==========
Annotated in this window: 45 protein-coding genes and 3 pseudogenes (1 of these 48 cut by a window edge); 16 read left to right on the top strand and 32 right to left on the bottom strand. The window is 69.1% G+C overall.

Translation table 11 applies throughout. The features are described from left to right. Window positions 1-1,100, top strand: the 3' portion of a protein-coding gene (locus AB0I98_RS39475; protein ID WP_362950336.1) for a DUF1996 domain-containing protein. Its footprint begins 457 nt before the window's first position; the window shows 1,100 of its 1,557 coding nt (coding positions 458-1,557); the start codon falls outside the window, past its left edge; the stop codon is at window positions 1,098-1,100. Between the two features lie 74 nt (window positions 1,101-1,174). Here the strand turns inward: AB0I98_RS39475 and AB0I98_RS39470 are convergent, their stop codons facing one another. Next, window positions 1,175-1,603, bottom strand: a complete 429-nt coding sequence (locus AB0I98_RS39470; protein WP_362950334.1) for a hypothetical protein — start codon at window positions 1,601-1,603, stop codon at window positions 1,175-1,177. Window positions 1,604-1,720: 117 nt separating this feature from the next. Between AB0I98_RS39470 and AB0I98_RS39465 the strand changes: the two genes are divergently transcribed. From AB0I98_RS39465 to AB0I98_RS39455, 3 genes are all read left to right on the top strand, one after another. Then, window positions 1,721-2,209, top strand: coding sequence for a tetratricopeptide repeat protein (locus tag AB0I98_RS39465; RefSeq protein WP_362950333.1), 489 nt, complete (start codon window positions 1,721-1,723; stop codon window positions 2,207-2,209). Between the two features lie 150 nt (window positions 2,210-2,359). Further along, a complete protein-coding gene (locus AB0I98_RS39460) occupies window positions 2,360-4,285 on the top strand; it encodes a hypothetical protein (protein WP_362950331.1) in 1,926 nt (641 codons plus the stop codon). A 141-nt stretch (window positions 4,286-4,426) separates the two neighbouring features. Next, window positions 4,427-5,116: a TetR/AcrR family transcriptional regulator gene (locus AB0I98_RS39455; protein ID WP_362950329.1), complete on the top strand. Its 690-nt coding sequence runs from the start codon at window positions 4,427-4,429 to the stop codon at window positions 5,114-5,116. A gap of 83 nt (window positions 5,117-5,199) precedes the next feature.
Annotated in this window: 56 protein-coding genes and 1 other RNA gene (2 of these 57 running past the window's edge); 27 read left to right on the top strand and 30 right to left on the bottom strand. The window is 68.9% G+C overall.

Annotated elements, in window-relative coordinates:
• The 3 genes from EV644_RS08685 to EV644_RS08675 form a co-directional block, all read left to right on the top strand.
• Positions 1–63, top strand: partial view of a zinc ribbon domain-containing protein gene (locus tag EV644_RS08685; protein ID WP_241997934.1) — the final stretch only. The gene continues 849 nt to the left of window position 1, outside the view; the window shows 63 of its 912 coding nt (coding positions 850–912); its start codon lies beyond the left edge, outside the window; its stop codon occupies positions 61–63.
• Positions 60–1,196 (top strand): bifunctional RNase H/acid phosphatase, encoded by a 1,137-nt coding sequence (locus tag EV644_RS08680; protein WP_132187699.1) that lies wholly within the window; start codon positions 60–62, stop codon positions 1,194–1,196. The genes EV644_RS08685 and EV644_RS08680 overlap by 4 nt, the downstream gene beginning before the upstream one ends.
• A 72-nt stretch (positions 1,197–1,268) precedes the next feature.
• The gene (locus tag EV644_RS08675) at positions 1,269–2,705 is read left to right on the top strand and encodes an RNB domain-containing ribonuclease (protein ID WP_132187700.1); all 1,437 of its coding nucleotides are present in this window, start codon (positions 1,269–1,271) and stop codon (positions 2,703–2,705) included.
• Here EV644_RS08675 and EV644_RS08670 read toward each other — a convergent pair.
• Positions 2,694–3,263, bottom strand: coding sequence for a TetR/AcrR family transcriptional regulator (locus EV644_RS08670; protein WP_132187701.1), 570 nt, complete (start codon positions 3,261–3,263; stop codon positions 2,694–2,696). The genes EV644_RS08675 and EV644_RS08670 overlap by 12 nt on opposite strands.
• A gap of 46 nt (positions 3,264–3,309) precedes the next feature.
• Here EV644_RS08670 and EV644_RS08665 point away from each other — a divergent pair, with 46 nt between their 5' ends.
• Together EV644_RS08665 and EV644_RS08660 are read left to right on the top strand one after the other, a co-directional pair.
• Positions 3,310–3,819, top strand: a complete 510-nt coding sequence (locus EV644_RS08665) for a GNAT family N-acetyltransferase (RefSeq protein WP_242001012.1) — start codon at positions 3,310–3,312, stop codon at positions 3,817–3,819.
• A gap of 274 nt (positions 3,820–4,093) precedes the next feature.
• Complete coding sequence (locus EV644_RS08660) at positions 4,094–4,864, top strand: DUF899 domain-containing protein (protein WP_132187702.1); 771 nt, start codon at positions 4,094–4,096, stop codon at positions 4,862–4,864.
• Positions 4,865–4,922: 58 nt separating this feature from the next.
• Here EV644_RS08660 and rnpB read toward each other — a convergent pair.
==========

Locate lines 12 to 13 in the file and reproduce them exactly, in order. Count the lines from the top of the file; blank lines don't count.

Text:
• A gap of 46 nt (positions 3,264–3,309) precedes the next feature.
• Here EV644_RS08670 and EV644_RS08665 point away from each other — a divergent pair, with 46 nt between their 5' ends.